During his teenage years, as his friends started getting into relationships, Jono (pictured with his mother Jean) began to dwell on whether his appearance would ever prevent him from doing the same
Jono reminisced about one talk that he gave to a school in Sacramento, California, which was particularly memorable.
Before giving the talk, he was told by a teacher that the pupils were likely going to be horrible to him and that many of them often ended up joining gangs.
Despite this, Jono decided to go ahead with the lecture as he knew that someone needed to 'reach out to these kids and get through to them'.
He said he has always been motivated to be the role model that he needed when growing up and so was never going to shy away from reaching out to those that he could offer some hope and support to.
He said: 'Every time I speak I get nervous. I'm always dripping with sweat.
'They came in and they were laughing and pointing at me. But when I started speaking they all went quiet.
'You could've heard a pin drop. And then when they were all meant to go and play basketball they said "oh wait we want Jono to read us this book".
'They said "the teachers don't do it justice. Can you read it for us?".
'So I ended up reading them Harry Potter and they did that rather than going out and playing basketball.
'There are memories like that where I don't know what to expect from the world and then people surprise you in the most beautiful ways.'
In 2019, Jono launched his own charity called the Love Me Love My Face Foundation, which seeks to raise awareness for Treacher Collins syndrome and other craniofacial conditions.'
The charity also helps support individuals and families as well as educate people about Treacher Collins and how it might impact those who have it.
Talking about his role in spreading awareness for the condition Jono said: 'When you used to search Treacher Collins in google it would always come up with sad stories and people looking unhappy and that sort of thing.
'But now when people search they see me living my life with this huge smile on my face. That is an incredible feeling. It shows that there is a light at the end of the tunnel and that has been amazing to be a part of.'
Jono said he is currently working on a Channel 4 show called Love My Face, where he will be providing support people with visible facial differences and helping them come to terms their identity.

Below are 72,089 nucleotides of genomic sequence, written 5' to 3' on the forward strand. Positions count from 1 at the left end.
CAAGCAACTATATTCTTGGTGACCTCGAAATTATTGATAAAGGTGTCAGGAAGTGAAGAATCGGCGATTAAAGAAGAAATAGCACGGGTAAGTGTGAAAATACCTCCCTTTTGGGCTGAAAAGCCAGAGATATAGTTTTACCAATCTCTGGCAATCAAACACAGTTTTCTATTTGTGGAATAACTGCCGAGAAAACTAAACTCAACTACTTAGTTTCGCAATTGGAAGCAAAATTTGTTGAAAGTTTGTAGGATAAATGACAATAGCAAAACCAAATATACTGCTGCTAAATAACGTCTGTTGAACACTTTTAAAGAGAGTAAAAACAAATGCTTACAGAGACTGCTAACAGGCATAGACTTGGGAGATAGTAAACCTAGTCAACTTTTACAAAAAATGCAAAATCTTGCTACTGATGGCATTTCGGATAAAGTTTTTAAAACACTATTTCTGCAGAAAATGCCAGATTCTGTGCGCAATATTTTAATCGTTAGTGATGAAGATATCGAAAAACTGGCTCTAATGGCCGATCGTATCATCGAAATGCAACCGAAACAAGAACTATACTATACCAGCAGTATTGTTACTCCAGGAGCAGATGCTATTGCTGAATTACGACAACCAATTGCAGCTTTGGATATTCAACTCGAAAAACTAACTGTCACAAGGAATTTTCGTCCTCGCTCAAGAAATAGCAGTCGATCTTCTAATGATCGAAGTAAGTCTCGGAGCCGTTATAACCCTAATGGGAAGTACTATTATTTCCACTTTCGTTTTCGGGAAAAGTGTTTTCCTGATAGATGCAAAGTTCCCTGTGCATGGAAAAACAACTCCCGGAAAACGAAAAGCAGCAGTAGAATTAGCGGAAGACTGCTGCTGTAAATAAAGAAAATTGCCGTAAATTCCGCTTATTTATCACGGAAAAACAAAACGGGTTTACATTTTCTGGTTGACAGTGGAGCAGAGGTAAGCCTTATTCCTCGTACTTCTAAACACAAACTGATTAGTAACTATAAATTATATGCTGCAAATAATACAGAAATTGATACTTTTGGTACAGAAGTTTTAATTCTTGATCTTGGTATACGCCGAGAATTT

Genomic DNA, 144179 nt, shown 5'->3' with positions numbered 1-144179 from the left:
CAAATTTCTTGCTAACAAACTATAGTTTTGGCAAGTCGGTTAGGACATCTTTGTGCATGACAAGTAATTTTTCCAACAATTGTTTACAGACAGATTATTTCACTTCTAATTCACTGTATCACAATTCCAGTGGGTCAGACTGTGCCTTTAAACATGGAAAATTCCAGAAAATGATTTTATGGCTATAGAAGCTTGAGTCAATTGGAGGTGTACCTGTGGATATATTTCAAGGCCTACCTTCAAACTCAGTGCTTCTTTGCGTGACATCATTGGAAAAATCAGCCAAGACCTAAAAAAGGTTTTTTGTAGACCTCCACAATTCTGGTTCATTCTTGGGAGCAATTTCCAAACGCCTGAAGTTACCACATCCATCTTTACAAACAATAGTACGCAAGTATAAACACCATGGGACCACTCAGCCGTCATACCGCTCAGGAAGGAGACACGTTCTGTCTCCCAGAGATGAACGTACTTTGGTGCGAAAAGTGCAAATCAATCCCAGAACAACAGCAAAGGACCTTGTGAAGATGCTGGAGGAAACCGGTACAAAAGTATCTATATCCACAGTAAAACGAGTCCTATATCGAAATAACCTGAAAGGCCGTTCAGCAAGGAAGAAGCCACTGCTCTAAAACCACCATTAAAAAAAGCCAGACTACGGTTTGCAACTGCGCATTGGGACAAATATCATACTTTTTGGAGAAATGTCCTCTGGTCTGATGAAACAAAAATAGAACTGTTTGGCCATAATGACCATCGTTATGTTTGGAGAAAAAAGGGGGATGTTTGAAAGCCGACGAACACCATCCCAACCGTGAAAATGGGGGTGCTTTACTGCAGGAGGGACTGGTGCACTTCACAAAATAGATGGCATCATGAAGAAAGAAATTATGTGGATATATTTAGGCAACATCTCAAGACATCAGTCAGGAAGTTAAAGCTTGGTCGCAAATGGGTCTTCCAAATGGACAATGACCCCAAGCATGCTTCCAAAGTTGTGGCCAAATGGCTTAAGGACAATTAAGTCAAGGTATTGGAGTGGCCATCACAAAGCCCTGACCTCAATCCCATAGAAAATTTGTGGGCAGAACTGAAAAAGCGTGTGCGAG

He has also recently published a book, Not All Heroes Wear Capes, which delves into his own experiences and how he learnt how to embrace who he is.
Jono has recently published a book, Not All Heroes Wear Capes, which delves into Jono's own experiences and how he learnt how to embrace who he is
He said: 'The book is for everybody. We are all trying to find some self love and acceptance and we all have things we need to work on.'
In the book, Jono shares his remarkable story and explores the ups and downs of the journey he has taken to love himself and inspires others to do the same.
He also tells about the people in his life that have helped support him and how they have had a pivotal role in getting him to where he is now.
He said: 'My mum is my hero. I love her with all my heart.
'During my time as a teenager, I stopped listening to my mum and I started to push her away.
'As an adult that makes me feel guilty, but she was always there. Her presence was just a lifeline and I'm trying to support other people in the same way that she supported me.
'I have friends that have known me for 30 years. I can be away from them for long periods of time when I'm travelling and I can be quite distant from them.'
'But they are always there as a constant in my life.'
Jono admitted that he is unsure about what the future holds and where it might take him, but guaranteed that he will keep living his life to the fullest.
He said: 'At this moment I have no clue what is in store for me. I have next week planned but from then on who knows.
'I know there's going to be challenges and struggles and trips in the future but I'm just going live my life always as one big adventure.'
Not All Heroes Wear Capes by Jonathan Lancaster out now RRP £16.99 (Ebury)